Politics Over Humor: Donald Ogden Stewart

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Robert Benchley, humorist and member of the famed Algonquin Round Table, once said of writing for the New Yorker in the 1920s, “you could write anything you liked, as long as you did it in evening clothes.”

Benchley, no radical, was likely referring to the magazine’s toleration of him skewering everything and anything with his lethal wit.

But, within a decade, members of Benchley’s group would apply this phrase to politics, and in their “evening clothes,” would fist-clench for Stalin.

This was never true than in the case of blue-blood screenwriter Donald Ogden Stewart, who fired off sophisticated comedies while at the same taking deadly serious the task of defending the indefensible actions of Stalin.

Stewart, a Yale University graduate who once ran with the bulls with Ernest Hemingway (who in turn put a thinly-veiled version of Stewart in his novel, The Sun Also Rises), became involved in the Hollywood Nazi League in the mid-30s.

Stewart’s “sophistication,” so obvious in his adapted plays like The Philadelphia Story, was not of the political variety as he was duped by a Comintern agent masquerading as a refugee from Nazi Germany (he was not), Otto Katz.

Through Stewart, Katz used this pose to gain entry into the more-money-than-brains Hollywood elite. Hosting dinners with Hollywood heavyweights on behalf of Katz, Stewart, who by his own account was “a romantic” communist, gushed, that he “was proud to be sitting beside” {Katz”}, “proud to be sitting beside him in the fight.”

Still drawing a more-than-handsome salary, Stewart typified the Hollywood Communist mocked by an authentic ant-fascist Salka Viertel:

“…all these people do is sit around their swimming pools, drinking highballs and talking about movies, while their wives complain about their Filipino butlers.”

Later, critics of the Hollywood Party, like liberal journalist Murray Kempton would cite Stewart as an example of the descent in literary quality among Communist writers after much better writers such as Edmund Wilson left the Party.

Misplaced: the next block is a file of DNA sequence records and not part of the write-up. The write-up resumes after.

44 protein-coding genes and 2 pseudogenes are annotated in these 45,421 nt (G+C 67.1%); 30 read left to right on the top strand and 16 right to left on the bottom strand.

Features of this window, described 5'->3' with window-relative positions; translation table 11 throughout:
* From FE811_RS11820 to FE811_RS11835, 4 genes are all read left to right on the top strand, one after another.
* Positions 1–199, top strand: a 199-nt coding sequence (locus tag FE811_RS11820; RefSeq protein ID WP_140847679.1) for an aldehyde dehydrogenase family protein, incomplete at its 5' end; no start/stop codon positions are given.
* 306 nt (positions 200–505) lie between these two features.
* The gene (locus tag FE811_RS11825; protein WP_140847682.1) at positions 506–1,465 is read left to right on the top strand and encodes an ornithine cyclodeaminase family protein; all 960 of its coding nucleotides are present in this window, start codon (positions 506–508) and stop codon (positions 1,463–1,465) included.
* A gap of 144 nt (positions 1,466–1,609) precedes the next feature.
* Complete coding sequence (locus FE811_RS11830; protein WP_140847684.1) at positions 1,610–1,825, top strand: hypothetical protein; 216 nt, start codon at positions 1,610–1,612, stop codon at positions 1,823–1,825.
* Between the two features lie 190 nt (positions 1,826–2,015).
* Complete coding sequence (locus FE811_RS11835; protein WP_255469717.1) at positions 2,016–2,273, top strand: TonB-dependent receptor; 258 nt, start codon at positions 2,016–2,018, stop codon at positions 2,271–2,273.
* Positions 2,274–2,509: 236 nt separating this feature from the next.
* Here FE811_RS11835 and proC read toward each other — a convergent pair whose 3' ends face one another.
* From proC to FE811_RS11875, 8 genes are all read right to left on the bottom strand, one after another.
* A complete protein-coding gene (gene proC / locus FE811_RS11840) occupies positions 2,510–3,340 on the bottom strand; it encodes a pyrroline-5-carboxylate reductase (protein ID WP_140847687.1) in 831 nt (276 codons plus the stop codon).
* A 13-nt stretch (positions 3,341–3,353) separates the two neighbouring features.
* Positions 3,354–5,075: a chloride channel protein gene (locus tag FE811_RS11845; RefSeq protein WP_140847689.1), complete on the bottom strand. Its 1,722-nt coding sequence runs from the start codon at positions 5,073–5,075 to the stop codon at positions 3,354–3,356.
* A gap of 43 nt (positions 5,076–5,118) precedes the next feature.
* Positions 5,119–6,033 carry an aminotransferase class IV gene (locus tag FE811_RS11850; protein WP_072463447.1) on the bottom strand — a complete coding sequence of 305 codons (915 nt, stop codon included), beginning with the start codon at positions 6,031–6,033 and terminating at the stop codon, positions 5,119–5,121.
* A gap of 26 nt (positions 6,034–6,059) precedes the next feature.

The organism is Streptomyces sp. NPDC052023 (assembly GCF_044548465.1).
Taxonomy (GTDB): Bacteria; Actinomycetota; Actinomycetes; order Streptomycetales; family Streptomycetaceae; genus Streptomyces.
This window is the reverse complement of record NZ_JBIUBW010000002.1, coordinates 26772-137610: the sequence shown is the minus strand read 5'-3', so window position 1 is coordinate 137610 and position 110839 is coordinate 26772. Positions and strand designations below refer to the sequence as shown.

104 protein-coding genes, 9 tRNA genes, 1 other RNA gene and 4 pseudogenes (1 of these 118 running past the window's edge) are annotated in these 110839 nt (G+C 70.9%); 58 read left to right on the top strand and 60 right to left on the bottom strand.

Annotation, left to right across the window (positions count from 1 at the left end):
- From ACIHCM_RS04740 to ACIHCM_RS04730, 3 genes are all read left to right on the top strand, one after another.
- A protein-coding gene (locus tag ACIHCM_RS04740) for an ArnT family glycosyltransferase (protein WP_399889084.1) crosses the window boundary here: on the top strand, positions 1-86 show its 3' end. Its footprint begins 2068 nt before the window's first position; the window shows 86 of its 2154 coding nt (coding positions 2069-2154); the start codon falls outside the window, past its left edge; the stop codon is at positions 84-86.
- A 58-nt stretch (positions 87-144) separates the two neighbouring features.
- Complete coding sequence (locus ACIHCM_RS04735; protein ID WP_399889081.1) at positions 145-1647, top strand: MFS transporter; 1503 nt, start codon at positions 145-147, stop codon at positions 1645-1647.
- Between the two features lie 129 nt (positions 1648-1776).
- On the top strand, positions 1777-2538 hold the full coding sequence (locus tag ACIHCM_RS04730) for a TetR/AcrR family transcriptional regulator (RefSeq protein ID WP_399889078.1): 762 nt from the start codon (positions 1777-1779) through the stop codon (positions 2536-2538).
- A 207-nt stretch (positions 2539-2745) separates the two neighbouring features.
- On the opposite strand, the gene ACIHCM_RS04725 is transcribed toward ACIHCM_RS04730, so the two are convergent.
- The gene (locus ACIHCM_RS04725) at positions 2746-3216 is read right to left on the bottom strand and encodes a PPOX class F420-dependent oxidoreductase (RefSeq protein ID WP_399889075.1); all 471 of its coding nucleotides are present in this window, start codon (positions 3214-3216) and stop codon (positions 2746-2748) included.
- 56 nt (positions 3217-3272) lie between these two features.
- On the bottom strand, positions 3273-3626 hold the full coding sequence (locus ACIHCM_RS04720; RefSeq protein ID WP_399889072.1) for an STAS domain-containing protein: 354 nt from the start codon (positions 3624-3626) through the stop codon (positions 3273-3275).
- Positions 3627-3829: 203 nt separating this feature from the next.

Stewart’s commitment to “being on the people’s army” was put the test when Stalin linked arms with the dictator the screenwriter formed the Hollywood Nazi Party over. The 1939 Non-Aggression Pact between Hitler and Stalin, which allowed both to jointly invade Poland, an action that started World War Ii, drove scores of members out of the Party.

But not Stewart, who, nevertheless, true to romantic form, took the Pact personally: “How can that guy Stalin do tis to us?,” he said. And violated the one rule of the Alguquin Round table, which was to take nothing on faith, when he said of his remaining in the Party, “I didn’t think I could abandon Stalin without surrendering my life raft” which he clung to like “a man who was drowning in a world which didn’t make sense.”

That Stewart was betraying his roots in the satirical 20s was borne out when Benchley (“say it in evening clothes”) savaged him over the Pact. At a dinner party, Benchley confronted Stewart for his “hypocrisy as an anti-Nazi in not attacking Stalin’s pact with Hitler.”
To whit, this figure known for witty throwaway lines completed the final break with the no-sacred-cow-humor of 20s New York. naively replied, “Stalin must have good reasons.”

And that was that. Not even the Nazis breaking the Pact by invading Russia in 1941 brought him back to the 20s fold. In typical fashion, Stewart took the invasion personally. Hearing news of the invasion on the radio, Stewart, declaring it “one of the happiest nights of my life” gushed,

“I could continue believing in my remote dream, the country where the true equality of man was becoming a reallity under the philosophy of Marxism and Leninism and the leadership of the great Stalin.”

After that, Stewart cranked out what he called “his best script,” the leaden and pontificating Keeper of the Flame (1943), was blacklisted, and moved to England, where not even the country’s legendary humor resurrected the satirist in “evening clothes.”